Wednesday, June 20, 2012

Moving On

After last night's meltdown on here, I went to bed without dinner. I had cried myself out during the day and collapsed on the bed. Of course, sleep did not find me (until about 3:00am, right when the power came back on and the monitor in the kid's room was beeping me awake).  I tossed and turned most of the night and when the alarm went off at 5:30, I promptly ignored it.

When I got up at 6:15, I felt better. I came to decision that since I couldn't do anything about losing the new house and we will be left where we are, I will make the best of it. As I showered, I started thinking about how we could move our washer and dryer so that the laundry room/pantry could be turned into a bedroom for TRex. Is it feasible to turn our half attic into a laundry room? Would there be room for a pantry as well? Would that be a problem when the attic gets 120 degrees or 20?

As the kids ate their breakfast and I finished up packing their schools bags, I noticed a space we usually have full of stuff. That space could be emptied and a small desk would fit so TRex would have a place to do homework. Yes, we'd have a lot of fears to overcome because TRex won't walk there on his own because there are monsters, but we could make it work.

The kids and I discussed how they would continue to share a room, but that I would get the wall decals they had wanted (R2D2 and Mickey Mouse) for their bedroom upstairs instead of their new rooms. That appeased and they started discussing the possibilities that DQ may actually end up with TRex's kindergarten teacher in a year a half.  And all seemed okay in their world.

By the time I was driving to work, I was better. I talked to the Mad Scientist. He was on the same page, except he hadn't thought about putting the laundry in the attic.  We were moving on.

Then, as MS tried to call our realtor to tell her what had happened, he accidentally dialed the seller's agent. Figuring we had nothing to lose, MS explained the situation.  The seller's agent managed to get through to our agent before MS could. From there, negotiations have taken off again, seeing if this can still go through. And just like that, I'm back on my head again, not knowing what is going on.

Thank you all for your kind comments. They have helped so much.

Tuesday, June 19, 2012

I am shattered.

We were pre-approved for a mortgage with the understanding that we would rent our home. We were told it would be easy.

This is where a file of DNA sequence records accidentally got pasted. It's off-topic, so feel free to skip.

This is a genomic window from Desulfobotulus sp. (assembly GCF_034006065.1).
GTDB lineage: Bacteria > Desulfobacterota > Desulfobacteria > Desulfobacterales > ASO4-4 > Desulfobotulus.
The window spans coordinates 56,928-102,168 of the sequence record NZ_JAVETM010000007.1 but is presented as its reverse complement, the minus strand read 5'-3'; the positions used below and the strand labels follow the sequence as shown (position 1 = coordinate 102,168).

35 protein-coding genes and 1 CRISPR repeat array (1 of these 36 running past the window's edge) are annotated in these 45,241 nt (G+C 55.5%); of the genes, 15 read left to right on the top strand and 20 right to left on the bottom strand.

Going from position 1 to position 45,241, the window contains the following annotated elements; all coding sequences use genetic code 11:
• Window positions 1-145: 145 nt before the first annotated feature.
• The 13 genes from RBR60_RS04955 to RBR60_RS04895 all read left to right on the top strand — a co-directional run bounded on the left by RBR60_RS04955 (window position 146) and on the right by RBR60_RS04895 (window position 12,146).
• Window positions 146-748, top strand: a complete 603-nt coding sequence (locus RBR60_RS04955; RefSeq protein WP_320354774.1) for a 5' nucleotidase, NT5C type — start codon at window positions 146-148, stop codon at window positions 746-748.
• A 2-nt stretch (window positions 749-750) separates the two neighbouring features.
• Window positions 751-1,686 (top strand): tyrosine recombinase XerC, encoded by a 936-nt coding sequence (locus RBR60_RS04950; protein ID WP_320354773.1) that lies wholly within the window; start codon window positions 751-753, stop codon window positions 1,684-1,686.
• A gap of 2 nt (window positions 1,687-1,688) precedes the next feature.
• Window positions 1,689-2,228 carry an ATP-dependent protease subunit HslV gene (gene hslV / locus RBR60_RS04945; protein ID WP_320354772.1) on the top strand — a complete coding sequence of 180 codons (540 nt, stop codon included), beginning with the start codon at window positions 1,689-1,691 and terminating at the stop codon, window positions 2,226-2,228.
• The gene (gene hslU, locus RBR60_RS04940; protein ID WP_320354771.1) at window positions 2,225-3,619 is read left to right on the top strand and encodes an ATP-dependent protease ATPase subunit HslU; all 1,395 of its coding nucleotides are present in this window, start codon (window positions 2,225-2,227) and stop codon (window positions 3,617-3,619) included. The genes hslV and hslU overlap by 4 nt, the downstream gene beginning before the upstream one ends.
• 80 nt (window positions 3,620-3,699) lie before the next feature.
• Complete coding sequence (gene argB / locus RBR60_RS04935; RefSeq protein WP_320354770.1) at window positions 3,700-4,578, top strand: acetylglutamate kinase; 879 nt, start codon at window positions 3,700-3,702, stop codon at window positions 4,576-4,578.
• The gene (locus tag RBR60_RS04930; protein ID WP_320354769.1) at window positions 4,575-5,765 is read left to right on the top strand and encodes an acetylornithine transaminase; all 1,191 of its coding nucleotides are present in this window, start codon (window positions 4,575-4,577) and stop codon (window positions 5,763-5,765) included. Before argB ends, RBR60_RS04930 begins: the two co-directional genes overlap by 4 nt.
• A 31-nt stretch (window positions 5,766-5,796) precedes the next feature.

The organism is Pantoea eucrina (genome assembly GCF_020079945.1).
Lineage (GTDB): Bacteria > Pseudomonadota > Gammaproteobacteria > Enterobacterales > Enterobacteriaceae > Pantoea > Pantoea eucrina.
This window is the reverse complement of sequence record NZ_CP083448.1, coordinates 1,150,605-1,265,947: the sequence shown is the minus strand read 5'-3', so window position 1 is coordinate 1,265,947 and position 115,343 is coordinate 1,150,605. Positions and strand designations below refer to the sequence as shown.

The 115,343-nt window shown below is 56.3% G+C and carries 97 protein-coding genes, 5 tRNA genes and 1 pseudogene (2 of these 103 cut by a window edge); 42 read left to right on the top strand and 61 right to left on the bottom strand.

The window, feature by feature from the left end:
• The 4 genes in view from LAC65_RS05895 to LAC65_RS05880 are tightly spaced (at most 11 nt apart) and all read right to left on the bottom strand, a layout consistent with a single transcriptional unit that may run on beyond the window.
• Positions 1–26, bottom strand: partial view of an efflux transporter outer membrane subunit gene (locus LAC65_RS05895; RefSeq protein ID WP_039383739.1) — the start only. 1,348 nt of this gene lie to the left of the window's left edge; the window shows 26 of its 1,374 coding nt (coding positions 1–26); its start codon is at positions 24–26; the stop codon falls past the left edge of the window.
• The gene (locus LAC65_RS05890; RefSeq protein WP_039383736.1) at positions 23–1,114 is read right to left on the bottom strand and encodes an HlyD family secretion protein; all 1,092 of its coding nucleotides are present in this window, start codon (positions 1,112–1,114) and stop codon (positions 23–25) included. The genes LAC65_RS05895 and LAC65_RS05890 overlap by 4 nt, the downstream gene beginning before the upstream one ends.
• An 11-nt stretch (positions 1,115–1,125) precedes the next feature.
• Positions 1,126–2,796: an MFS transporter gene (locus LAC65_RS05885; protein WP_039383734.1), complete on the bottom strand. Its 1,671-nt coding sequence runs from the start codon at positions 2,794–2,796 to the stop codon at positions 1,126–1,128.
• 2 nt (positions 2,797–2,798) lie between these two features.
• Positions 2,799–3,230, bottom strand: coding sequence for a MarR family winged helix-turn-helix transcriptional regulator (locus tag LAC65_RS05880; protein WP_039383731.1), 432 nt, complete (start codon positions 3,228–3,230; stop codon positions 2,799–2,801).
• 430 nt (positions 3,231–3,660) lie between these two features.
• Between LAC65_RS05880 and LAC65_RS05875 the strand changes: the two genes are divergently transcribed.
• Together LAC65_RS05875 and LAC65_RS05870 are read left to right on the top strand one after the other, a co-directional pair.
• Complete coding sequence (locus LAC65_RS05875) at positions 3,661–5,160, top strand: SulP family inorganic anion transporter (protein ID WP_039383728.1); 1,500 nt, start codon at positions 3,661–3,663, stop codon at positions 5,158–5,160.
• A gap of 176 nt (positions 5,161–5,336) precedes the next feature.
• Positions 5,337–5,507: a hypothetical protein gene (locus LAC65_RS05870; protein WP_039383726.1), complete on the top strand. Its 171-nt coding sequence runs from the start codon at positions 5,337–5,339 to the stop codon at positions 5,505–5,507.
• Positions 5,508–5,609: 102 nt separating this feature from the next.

We found a home. Fell in love. Put an offer and an earnest money deposit.

The offer was accepted.

We paid for a home inspection. That came back not good.

We searched our sole and decided to go forward with the deal when the sellers wouldn't budge on their requests. We had enough money readily available to cover the down payment and closing costs.

We learned that the problems our inspector found with the house were not what was expected and things could be remedied fairly easily. We were elated, ready to move forward.

We learned that the closing costs were much higher than we had planned. But that was okay. We were willing to pull money out of our 401(k), pay the huge penalty and taxes, because this would allow us time together as a family. This home would allow me to come home at night BEFORE the kids go to bed. I could tuck them in. I could be a mom. Then, I could retire to my office and work a couple more hours each night. Having time with my family was worth possibly having to work years longer. We know there are no guarantees in life. My daughter will probably not be around when I'm 59.5. I want to be with her now. I want to know my son and help him become a good man. I want to see him grow, not just hear about it over the phone. Being with my family while they are here was more important than the money that would be lost in the retirement account.

We decided to move forward with the sale yesterday. We've incurred all kinds of costs for the house.

Today, I learned that I didn't read enough of the information on the 401(k).  While there is plenty of money in the account (well more than we need) and it is 100% vested, completely mine, I can't touch it. That money is so well hidden that should the Mad Scientist die tomorrow, leaving me alone with two children, I couldn't pull any of that money out to support us.

All of the money we have paid toward this new house is now gone. Lost to my stupidity. And because of that, we will not be able to get another house. We cannot expand our current house. We are stuck.